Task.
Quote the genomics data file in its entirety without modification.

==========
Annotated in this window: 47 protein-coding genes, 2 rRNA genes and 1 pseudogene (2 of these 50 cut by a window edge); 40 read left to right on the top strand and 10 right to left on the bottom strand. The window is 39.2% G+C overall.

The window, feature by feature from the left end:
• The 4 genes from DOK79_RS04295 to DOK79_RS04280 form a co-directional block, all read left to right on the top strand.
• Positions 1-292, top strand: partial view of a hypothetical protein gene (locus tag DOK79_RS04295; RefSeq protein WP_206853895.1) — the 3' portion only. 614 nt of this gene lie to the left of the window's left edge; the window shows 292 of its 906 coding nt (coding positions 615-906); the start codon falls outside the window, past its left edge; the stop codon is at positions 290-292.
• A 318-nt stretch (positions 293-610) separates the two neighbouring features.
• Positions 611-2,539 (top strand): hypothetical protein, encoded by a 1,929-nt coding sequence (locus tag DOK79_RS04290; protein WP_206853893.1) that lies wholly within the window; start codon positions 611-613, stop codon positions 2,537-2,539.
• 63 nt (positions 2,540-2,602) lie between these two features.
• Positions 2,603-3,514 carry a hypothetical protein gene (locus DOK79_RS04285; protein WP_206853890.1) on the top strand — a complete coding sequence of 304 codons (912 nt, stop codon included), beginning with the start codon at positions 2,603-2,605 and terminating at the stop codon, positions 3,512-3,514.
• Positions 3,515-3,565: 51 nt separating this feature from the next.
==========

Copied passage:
Annotated in this window: 47 protein-coding genes, 2 rRNA genes and 1 pseudogene (2 of these 50 cut by a window edge); 40 read left to right on the top strand and 10 right to left on the bottom strand. The window is 39.2% G+C overall.

The window, feature by feature from the left end:
• The 4 genes from DOK79_RS04295 to DOK79_RS04280 form a co-directional block, all read left to right on the top strand.
• Positions 1-292, top strand: partial view of a hypothetical protein gene (locus tag DOK79_RS04295; RefSeq protein WP_206853895.1) — the 3' portion only. 614 nt of this gene lie to the left of the window's left edge; the window shows 292 of its 906 coding nt (coding positions 615-906); the start codon falls outside the window, past its left edge; the stop codon is at positions 290-292.
• A 318-nt stretch (positions 293-610) separates the two neighbouring features.
• Positions 611-2,539 (top strand): hypothetical protein, encoded by a 1,929-nt coding sequence (locus tag DOK79_RS04290; protein WP_206853893.1) that lies wholly within the window; start codon positions 611-613, stop codon positions 2,537-2,539.
• 63 nt (positions 2,540-2,602) lie between these two features.
• Positions 2,603-3,514 carry a hypothetical protein gene (locus DOK79_RS04285; protein WP_206853890.1) on the top strand — a complete coding sequence of 304 codons (912 nt, stop codon included), beginning with the start codon at positions 2,603-2,605 and terminating at the stop codon, positions 3,512-3,514.
• Positions 3,515-3,565: 51 nt separating this feature from the next.